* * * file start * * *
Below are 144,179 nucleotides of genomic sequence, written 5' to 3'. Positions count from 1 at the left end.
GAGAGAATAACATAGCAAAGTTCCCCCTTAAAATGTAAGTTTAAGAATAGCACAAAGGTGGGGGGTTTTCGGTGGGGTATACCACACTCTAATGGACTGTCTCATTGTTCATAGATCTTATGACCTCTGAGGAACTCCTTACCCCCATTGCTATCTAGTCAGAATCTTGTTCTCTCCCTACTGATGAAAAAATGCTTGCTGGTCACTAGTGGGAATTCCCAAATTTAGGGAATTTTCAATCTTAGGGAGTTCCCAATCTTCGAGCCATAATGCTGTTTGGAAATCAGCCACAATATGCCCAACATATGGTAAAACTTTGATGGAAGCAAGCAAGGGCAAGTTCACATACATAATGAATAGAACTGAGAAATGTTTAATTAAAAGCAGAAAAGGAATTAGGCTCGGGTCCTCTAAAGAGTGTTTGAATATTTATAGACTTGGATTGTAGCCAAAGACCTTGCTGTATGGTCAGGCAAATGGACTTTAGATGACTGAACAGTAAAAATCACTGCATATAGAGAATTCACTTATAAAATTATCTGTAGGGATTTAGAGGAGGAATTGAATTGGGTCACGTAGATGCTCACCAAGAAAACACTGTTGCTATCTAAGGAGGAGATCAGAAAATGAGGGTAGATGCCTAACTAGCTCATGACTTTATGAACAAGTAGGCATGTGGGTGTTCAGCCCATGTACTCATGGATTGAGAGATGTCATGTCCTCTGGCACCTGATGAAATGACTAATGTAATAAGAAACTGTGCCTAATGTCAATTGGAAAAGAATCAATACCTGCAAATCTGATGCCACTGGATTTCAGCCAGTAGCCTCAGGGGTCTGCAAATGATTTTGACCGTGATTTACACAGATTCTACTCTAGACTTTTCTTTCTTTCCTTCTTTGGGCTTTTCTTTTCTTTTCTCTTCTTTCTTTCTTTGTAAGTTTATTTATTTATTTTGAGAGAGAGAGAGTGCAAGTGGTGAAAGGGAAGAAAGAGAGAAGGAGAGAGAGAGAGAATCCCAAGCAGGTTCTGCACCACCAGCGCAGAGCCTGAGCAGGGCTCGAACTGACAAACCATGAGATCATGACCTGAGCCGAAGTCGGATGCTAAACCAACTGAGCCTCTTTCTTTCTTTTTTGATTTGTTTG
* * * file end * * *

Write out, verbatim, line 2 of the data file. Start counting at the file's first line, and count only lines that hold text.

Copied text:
GAGAGAATAACATAGCAAAGTTCCCCCTTAAAATGTAAGTTTAAGAATAGCACAAAGGTGGGGGGTTTTCGGTGGGGTATACCACACTCTAATGGACTGTCTCATTGTTCATAGATCTTATGACCTCTGAGGAACTCCTTACCCCCATTGCTATCTAGTCAGAATCTTGTTCTCTCCCTACTGATGAAAAAATGCTTGCTGGTCACTAGTGGGAATTCCCAAATTTAGGGAATTTTCAATCTTAGGGAGTTCCCAATCTTCGAGCCATAATGCTGTTTGGAAATCAGCCACAATATGCCCAACATATGGTAAAACTTTGATGGAAGCAAGCAAGGGCAAGTTCACATACATAATGAATAGAACTGAGAAATGTTTAATTAAAAGCAGAAAAGGAATTAGGCTCGGGTCCTCTAAAGAGTGTTTGAATATTTATAGACTTGGATTGTAGCCAAAGACCTTGCTGTATGGTCAGGCAAATGGACTTTAGATGACTGAACAGTAAAAATCACTGCATATAGAGAATTCACTTATAAAATTATCTGTAGGGATTTAGAGGAGGAATTGAATTGGGTCACGTAGATGCTCACCAAGAAAACACTGTTGCTATCTAAGGAGGAGATCAGAAAATGAGGGTAGATGCCTAACTAGCTCATGACTTTATGAACAAGTAGGCATGTGGGTGTTCAGCCCATGTACTCATGGATTGAGAGATGTCATGTCCTCTGGCACCTGATGAAATGACTAATGTAATAAGAAACTGTGCCTAATGTCAATTGGAAAAGAATCAATACCTGCAAATCTGATGCCACTGGATTTCAGCCAGTAGCCTCAGGGGTCTGCAAATGATTTTGACCGTGATTTACACAGATTCTACTCTAGACTTTTCTTTCTTTCCTTCTTTGGGCTTTTCTTTTCTTTTCTCTTCTTTCTTTCTTTGTAAGTTTATTTATTTATTTTGAGAGAGAGAGAGTGCAAGTGGTGAAAGGGAAGAAAGAGAGAAGGAGAGAGAGAGAGAATCCCAAGCAGGTTCTGCACCACCAGCGCAGAGCCTGAGCAGGGCTCGAACTGACAAACCATGAGATCATGACCTGAGCCGAAGTCGGATGCTAAACCAACTGAGCCTCTTTCTTTCTTTTTTGATTTGTTTG